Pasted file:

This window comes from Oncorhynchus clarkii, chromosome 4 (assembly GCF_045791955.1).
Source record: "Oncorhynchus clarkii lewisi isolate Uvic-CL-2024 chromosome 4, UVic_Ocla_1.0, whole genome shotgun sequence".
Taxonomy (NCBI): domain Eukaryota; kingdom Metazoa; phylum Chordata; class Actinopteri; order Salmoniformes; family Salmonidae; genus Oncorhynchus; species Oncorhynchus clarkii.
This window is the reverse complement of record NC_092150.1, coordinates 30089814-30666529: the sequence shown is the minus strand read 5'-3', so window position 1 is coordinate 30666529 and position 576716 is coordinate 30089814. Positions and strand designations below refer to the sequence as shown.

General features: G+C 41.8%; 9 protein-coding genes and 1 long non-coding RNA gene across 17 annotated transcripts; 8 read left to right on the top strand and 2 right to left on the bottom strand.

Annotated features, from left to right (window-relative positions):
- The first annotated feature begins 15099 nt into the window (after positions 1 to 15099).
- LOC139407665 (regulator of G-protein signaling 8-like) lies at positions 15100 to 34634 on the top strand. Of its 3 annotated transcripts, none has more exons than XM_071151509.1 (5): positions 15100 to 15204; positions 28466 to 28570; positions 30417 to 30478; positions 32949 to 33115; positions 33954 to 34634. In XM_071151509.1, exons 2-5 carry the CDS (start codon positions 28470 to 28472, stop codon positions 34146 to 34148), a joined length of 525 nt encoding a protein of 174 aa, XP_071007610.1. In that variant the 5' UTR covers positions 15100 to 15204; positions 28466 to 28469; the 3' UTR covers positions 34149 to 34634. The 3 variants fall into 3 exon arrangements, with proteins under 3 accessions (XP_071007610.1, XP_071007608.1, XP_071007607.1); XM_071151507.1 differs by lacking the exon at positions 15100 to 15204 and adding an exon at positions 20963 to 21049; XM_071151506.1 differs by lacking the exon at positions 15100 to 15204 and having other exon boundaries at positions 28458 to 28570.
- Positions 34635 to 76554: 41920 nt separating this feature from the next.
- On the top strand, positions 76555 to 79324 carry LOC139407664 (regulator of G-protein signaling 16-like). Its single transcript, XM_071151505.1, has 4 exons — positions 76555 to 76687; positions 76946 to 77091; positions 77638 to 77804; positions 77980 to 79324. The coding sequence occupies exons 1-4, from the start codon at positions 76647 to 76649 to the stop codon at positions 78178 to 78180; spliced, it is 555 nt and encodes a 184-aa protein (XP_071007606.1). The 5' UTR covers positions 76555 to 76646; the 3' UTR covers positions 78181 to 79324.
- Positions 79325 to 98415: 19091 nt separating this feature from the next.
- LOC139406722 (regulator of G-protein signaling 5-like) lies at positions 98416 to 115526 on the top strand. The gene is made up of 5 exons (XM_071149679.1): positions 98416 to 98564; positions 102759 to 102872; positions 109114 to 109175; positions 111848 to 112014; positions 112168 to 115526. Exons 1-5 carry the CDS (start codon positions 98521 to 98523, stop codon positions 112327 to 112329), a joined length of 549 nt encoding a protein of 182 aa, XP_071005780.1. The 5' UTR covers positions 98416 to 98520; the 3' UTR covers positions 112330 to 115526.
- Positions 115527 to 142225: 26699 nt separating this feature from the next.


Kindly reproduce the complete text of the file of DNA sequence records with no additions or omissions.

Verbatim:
This window comes from Oncorhynchus clarkii, chromosome 4 (assembly GCF_045791955.1).
Source record: "Oncorhynchus clarkii lewisi isolate Uvic-CL-2024 chromosome 4, UVic_Ocla_1.0, whole genome shotgun sequence".
Taxonomy (NCBI): domain Eukaryota; kingdom Metazoa; phylum Chordata; class Actinopteri; order Salmoniformes; family Salmonidae; genus Oncorhynchus; species Oncorhynchus clarkii.
This window is the reverse complement of record NC_092150.1, coordinates 30089814-30666529: the sequence shown is the minus strand read 5'-3', so window position 1 is coordinate 30666529 and position 576716 is coordinate 30089814. Positions and strand designations below refer to the sequence as shown.

General features: G+C 41.8%; 9 protein-coding genes and 1 long non-coding RNA gene across 17 annotated transcripts; 8 read left to right on the top strand and 2 right to left on the bottom strand.

Annotated features, from left to right (window-relative positions):
- The first annotated feature begins 15099 nt into the window (after positions 1 to 15099).
- LOC139407665 (regulator of G-protein signaling 8-like) lies at positions 15100 to 34634 on the top strand. Of its 3 annotated transcripts, none has more exons than XM_071151509.1 (5): positions 15100 to 15204; positions 28466 to 28570; positions 30417 to 30478; positions 32949 to 33115; positions 33954 to 34634. In XM_071151509.1, exons 2-5 carry the CDS (start codon positions 28470 to 28472, stop codon positions 34146 to 34148), a joined length of 525 nt encoding a protein of 174 aa, XP_071007610.1. In that variant the 5' UTR covers positions 15100 to 15204; positions 28466 to 28469; the 3' UTR covers positions 34149 to 34634. The 3 variants fall into 3 exon arrangements, with proteins under 3 accessions (XP_071007610.1, XP_071007608.1, XP_071007607.1); XM_071151507.1 differs by lacking the exon at positions 15100 to 15204 and adding an exon at positions 20963 to 21049; XM_071151506.1 differs by lacking the exon at positions 15100 to 15204 and having other exon boundaries at positions 28458 to 28570.
- Positions 34635 to 76554: 41920 nt separating this feature from the next.
- On the top strand, positions 76555 to 79324 carry LOC139407664 (regulator of G-protein signaling 16-like). Its single transcript, XM_071151505.1, has 4 exons — positions 76555 to 76687; positions 76946 to 77091; positions 77638 to 77804; positions 77980 to 79324. The coding sequence occupies exons 1-4, from the start codon at positions 76647 to 76649 to the stop codon at positions 78178 to 78180; spliced, it is 555 nt and encodes a 184-aa protein (XP_071007606.1). The 5' UTR covers positions 76555 to 76646; the 3' UTR covers positions 78181 to 79324.
- Positions 79325 to 98415: 19091 nt separating this feature from the next.
- LOC139406722 (regulator of G-protein signaling 5-like) lies at positions 98416 to 115526 on the top strand. The gene is made up of 5 exons (XM_071149679.1): positions 98416 to 98564; positions 102759 to 102872; positions 109114 to 109175; positions 111848 to 112014; positions 112168 to 115526. Exons 1-5 carry the CDS (start codon positions 98521 to 98523, stop codon positions 112327 to 112329), a joined length of 549 nt encoding a protein of 182 aa, XP_071005780.1. The 5' UTR covers positions 98416 to 98520; the 3' UTR covers positions 112330 to 115526.
- Positions 115527 to 142225: 26699 nt separating this feature from the next.